Effect of gravitational waves

1. Sep 23, 2009

Ranku

What effect would a train of gravitational waves have when it hits a solid sphere of mass?
We know about its expected effect on a dust sphere where it is ellipsed alternately in x and y direction. I would like to know how would an isolated solid sphere be affected when it is hit by a train of gravitational waves?

Would appreciate if the regular professionals respond - no speculating amateurs please!

Thanks.

2. Sep 24, 2009

Ranku

Is there no one here who wants to tackle this?! (The previous caveat stands though).

3. Sep 24, 2009

Ich

So you know what the wave tries to do with the sphere. Bonding forces will try to counteract the respective change in distance. Basically, you have a resonator: if the waves are of low frequency, bonding forces will keep the body in shape without noticeable effects. If the wave frequency coincides with a resonant frequency of the body, it will http://en.wikipedia.org/wiki/Gravitational_wave_detector#Weber_bars", as the counteracting force is out of phase then.

Last edited by a moderator: Apr 24, 2017
4. Sep 24, 2009

Ranku

Thanks Ich for taking this on.
Is there any motion of the object along the direction of impact of the waves? In other words do they act like a repulsive force? Or is all energy of the waves dissipated in the perpendecular direction of the impact, and there is no net displacement of the body in any direction?

Last edited by a moderator: Apr 24, 2017
5. Sep 24, 2009

Are you sure? I thought gravitational waves worked by length contraction and time dilation.

6. Sep 24, 2009

Ich

I don't think so, if you don't count that "ringing", which deforms the body also along the direction of impact. There should be no net motion, however.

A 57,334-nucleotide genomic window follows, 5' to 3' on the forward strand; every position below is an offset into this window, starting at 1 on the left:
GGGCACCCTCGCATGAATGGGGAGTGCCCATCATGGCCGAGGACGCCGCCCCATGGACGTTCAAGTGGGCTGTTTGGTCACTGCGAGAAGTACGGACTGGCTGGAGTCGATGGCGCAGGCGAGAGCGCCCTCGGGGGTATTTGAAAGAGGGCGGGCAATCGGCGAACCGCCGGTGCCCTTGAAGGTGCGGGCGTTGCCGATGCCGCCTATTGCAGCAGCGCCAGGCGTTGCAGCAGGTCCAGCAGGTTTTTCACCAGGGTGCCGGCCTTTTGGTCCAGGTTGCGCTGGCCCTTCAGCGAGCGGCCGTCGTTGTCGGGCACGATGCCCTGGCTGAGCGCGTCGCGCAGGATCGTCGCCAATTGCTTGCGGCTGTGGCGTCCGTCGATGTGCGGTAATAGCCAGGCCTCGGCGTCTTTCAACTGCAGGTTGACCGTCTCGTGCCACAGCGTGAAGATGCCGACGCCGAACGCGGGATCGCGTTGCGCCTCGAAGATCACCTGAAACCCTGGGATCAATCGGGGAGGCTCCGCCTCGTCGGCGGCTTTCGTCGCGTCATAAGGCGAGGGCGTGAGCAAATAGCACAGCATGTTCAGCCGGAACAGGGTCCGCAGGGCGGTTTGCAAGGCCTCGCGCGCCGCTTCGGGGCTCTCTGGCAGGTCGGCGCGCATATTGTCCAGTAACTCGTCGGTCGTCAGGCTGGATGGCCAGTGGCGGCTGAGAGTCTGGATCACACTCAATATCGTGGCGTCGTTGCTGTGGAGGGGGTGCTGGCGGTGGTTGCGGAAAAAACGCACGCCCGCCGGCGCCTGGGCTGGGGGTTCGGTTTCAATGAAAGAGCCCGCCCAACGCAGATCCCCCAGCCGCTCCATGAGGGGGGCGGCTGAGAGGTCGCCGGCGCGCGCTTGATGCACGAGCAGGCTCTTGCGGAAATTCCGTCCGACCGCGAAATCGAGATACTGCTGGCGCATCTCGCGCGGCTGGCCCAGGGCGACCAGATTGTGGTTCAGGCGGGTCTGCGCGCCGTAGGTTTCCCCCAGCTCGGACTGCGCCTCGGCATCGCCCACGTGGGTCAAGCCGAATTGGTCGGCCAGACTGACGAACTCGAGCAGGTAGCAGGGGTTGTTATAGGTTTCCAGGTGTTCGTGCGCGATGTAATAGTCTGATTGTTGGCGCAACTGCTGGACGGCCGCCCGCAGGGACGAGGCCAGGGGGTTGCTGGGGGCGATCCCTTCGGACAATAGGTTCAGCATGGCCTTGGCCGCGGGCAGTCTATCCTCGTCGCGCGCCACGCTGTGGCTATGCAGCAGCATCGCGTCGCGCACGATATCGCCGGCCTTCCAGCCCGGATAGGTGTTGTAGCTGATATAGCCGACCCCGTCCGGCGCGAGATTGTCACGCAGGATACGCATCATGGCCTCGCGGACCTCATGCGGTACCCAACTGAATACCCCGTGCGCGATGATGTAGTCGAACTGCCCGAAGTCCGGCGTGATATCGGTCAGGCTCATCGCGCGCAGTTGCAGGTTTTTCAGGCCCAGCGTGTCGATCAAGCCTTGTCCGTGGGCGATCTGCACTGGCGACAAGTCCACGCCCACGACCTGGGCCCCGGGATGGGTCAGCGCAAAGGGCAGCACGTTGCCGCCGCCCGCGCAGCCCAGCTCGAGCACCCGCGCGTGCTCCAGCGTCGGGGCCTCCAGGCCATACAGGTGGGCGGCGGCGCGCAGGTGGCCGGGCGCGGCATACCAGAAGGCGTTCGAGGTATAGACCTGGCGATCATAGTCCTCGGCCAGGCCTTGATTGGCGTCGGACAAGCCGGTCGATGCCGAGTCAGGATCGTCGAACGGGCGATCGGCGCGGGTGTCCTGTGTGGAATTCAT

But I read in a paper that a stochastic background of waves (in all directions) can act like a cosmological constant, very weakly repulsive.

7. Sep 25, 2009

Ranku

Do you know how that weak repulsion could be made consistent with the fact that the amplitude of gravity waves decays as the inverse of distance and therefore the energy of the waves decline. Will the repulsion decay with distance as well? If so, at what proportion to distance?

Thanks.

8. Sep 25, 2009

Ich

http://arxiv.org/abs/0909.1922" [Broken]
They're talking about waves that fill the whole universe, so it makes not much sense to introduce 1/r² here either. They decay over time.

Last edited by a moderator: May 4, 2017
9. Sep 25, 2009

Ranku

Now slightly shifting the focus:

Do gravitational waves, i.e., real gravitons, have a gravitational field, like any normal particle has a gravitational field? Or are real gravitons gravitationally 'neutral'?

Last edited by a moderator: May 4, 2017
10. Sep 25, 2009

Ich

Hmpf.

Classically, gravity is nonlinear, i.e. creates gravity. I really have no idea how this translates to the quantum level.
<speculation>
Gravitons go at light speed, so they should gravitate like photons do.
Gravitons carry energy, so they are "charged" like gluons. That's responsible for accelerated expansion, the pioneer anomaly,and the financial crisis.
</speculation>

11. Sep 25, 2009

Ranku

Hmmm! Thanks for trying anyway.

12. Sep 26, 2009

bebe7

Gravitational waves do cause light and space to bend, in other words the GWs from a celestial object will cause this.

13. Sep 28, 2009

Ranku

Do black holes generate gravity waves?